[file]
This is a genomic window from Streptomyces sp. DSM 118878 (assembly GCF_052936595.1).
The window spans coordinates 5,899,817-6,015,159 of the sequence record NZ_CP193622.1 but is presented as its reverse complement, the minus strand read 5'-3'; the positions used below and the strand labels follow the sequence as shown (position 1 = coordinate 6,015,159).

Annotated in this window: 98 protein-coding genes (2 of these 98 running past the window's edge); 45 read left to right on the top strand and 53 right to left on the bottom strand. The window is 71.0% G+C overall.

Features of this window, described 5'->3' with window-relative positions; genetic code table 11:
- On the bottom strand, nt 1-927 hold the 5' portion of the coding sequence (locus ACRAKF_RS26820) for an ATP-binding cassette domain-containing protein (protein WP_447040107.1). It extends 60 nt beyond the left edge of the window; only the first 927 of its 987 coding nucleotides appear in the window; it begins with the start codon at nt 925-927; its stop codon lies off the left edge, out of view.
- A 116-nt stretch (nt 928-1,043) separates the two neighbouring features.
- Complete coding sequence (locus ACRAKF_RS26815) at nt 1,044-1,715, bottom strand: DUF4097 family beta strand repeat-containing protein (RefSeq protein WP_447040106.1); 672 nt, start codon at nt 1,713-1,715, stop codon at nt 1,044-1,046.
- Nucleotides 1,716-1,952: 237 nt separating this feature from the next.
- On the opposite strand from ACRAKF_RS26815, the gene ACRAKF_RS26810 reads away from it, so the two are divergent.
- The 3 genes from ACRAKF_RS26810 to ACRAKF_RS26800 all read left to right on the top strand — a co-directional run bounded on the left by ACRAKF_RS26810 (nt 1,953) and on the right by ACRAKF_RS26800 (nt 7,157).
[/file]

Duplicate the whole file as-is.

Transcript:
This is a genomic window from Streptomyces sp. DSM 118878 (assembly GCF_052936595.1).
The window spans coordinates 5,899,817-6,015,159 of the sequence record NZ_CP193622.1 but is presented as its reverse complement, the minus strand read 5'-3'; the positions used below and the strand labels follow the sequence as shown (position 1 = coordinate 6,015,159).

Annotated in this window: 98 protein-coding genes (2 of these 98 running past the window's edge); 45 read left to right on the top strand and 53 right to left on the bottom strand. The window is 71.0% G+C overall.

Features of this window, described 5'->3' with window-relative positions; genetic code table 11:
- On the bottom strand, nt 1-927 hold the 5' portion of the coding sequence (locus ACRAKF_RS26820) for an ATP-binding cassette domain-containing protein (protein WP_447040107.1). It extends 60 nt beyond the left edge of the window; only the first 927 of its 987 coding nucleotides appear in the window; it begins with the start codon at nt 925-927; its stop codon lies off the left edge, out of view.
- A 116-nt stretch (nt 928-1,043) separates the two neighbouring features.
- Complete coding sequence (locus ACRAKF_RS26815) at nt 1,044-1,715, bottom strand: DUF4097 family beta strand repeat-containing protein (RefSeq protein WP_447040106.1); 672 nt, start codon at nt 1,713-1,715, stop codon at nt 1,044-1,046.
- Nucleotides 1,716-1,952: 237 nt separating this feature from the next.
- On the opposite strand from ACRAKF_RS26815, the gene ACRAKF_RS26810 reads away from it, so the two are divergent.
- The 3 genes from ACRAKF_RS26810 to ACRAKF_RS26800 all read left to right on the top strand — a co-directional run bounded on the left by ACRAKF_RS26810 (nt 1,953) and on the right by ACRAKF_RS26800 (nt 7,157).